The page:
One day after watering, check a few different locations in the yard to determine how well your irrigation program is distributing water in the root zone. With a shovel, cut a slender 2-inch wedge 6 to 8 inches deep. This wedge of soil, roots and turfgrass can be replaced easily without damage to the lawn after inspection.

Estimate the moisture content at different depths in the soil profile by pressing together a golf ball–sized amount of soil. If drops of water can be squeezed from the soil ball, you may be irrigating too much or too often. Soils that hold together without crumbling and appear moist have been irrigated properly. Soils that appear dry and dusty and do not form a ball when squeezed have not received enough irrigation or the water is running off the surface of the lawn and not into the root zone.

Adequate soil moisture 6 to 8 inches deep is sufficient to maintain grasses during the summer. A foot-long slender screwdriver pushed into the ground in several locations can also give a quick assessment of the moisture condition of the soil. The screwdriver will easily penetrate to the soil depth that has received sufficient water. The screwdriver test can also be used to help determine where and when irrigation is needed.

Conserve water by knowing when to water

The best time to water a lawn is from 6 to 8 a.m. During this time, the water pressure is highest, disruption of the water pattern from wind is low, and water lost to the atmosphere by evaporation is negligible. Watering early in the morning also has the advantage of reducing the chance of turfgrass diseases that require extended periods of leaf moisture. Avoid irrigation during midday and windy conditions.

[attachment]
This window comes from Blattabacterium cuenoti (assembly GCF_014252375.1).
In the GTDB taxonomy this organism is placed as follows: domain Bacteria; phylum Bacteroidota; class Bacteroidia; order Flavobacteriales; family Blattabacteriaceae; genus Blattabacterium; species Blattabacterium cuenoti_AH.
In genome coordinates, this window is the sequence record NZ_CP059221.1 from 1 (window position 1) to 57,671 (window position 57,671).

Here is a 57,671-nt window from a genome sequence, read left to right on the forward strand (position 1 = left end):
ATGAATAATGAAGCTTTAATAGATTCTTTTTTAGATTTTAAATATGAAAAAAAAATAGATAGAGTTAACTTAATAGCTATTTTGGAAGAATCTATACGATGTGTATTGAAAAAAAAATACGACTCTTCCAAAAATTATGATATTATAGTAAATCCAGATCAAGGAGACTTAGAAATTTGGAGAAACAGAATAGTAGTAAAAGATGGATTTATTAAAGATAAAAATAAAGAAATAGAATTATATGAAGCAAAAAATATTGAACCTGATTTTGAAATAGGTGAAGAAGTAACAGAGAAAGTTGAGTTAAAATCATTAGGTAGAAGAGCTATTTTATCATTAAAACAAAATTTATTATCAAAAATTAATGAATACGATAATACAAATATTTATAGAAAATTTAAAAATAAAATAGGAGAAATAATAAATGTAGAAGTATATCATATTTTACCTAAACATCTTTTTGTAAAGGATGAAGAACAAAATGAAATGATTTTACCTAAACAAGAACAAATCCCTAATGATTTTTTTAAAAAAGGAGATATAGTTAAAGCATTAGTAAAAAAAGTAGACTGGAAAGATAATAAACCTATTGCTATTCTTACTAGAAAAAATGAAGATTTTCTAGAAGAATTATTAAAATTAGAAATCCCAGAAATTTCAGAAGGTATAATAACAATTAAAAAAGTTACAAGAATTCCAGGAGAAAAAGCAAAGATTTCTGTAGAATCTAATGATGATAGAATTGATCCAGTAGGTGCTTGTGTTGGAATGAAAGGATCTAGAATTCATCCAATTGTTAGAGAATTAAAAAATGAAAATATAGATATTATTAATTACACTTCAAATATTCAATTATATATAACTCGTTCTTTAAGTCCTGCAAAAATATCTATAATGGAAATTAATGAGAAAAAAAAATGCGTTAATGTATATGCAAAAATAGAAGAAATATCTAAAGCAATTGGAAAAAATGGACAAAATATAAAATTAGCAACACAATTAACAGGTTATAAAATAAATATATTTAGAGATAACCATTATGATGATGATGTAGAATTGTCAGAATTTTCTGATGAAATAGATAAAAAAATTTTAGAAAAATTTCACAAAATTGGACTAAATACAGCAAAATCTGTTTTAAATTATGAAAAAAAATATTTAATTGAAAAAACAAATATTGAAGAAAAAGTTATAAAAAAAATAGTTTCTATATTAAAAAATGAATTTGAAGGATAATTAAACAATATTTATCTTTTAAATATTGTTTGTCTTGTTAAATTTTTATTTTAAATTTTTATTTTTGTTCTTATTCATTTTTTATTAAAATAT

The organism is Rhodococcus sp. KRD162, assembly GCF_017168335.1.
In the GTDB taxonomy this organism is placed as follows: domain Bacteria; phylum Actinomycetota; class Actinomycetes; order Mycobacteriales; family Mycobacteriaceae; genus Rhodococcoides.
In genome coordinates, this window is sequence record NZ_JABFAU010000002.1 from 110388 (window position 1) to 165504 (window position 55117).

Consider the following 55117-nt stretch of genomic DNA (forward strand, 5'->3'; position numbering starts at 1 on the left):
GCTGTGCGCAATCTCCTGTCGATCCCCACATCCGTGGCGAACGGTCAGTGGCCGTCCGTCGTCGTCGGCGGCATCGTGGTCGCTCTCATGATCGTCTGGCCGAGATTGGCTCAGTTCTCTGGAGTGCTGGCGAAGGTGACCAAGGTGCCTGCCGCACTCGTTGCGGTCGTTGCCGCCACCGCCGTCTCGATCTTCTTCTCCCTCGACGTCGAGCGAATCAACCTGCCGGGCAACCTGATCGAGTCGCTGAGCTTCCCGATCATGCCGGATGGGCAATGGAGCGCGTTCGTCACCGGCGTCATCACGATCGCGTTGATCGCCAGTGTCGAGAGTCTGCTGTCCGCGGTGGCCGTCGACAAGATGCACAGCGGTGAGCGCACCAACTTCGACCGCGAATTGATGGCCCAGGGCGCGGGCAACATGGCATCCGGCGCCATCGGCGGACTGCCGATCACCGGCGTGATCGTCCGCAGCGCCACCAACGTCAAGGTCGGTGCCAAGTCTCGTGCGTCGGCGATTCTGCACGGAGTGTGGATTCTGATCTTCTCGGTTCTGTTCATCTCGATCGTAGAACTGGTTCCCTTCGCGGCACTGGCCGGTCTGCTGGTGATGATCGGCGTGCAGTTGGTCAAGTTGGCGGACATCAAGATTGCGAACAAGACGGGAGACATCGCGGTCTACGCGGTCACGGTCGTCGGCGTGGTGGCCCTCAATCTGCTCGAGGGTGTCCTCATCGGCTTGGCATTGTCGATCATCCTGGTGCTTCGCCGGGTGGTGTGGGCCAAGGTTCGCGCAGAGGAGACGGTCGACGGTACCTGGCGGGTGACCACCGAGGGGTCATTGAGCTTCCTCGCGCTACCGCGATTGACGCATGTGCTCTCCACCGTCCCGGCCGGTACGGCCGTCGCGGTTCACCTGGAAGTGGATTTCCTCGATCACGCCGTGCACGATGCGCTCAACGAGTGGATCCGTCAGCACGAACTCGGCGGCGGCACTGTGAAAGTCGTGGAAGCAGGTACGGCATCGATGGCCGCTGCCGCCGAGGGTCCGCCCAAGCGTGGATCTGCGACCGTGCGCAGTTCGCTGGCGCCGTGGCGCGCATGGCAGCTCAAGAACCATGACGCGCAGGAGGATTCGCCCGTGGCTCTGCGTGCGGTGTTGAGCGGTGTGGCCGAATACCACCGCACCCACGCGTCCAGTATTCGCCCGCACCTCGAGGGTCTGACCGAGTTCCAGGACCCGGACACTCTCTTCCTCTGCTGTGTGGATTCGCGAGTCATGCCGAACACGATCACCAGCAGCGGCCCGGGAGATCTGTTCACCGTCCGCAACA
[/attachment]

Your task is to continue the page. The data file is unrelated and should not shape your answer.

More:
Move sprinklers frequently enough to avoid puddles and runoff. Difficult-to-wet areas such as slopes, thatched turfgrass and hard soils may benefit from application of a wetting agent to improve surface penetration of water.

Water only when the plant tells you to. Become familiar with areas of the lawn that wilt first — bluish-purple leaves, rolled leaves, foot printing. Water within a day of observing these symptoms.

Water problem areas by hand to postpone the need for irrigation of the entire lawn. Some areas of a lawn usually wilt before others. These areas, called “hot spots,” may be caused by hard soils that take up water slowly, slopes, southern exposures and warmer areas next to drives and walks. Lawns that have unusual shapes also may require some hand-watering to avoid unnecessary watering of paved surfaces, mulched beds and buildings. Soaker hoses that have a narrow pattern and supply water at a slow rate may be useful in these areas.

Watering new lawns

Newly seeded or sodded lawns require special irrigation. A newly seeded lawn should be watered daily and may need as many as four light waterings in a single day. Keep the seedbed moist, but not saturated, to a depth of 1 to 2 inches until germination occurs (green cast to lawn and seedlings are 1/4 to 1/2 inch tall).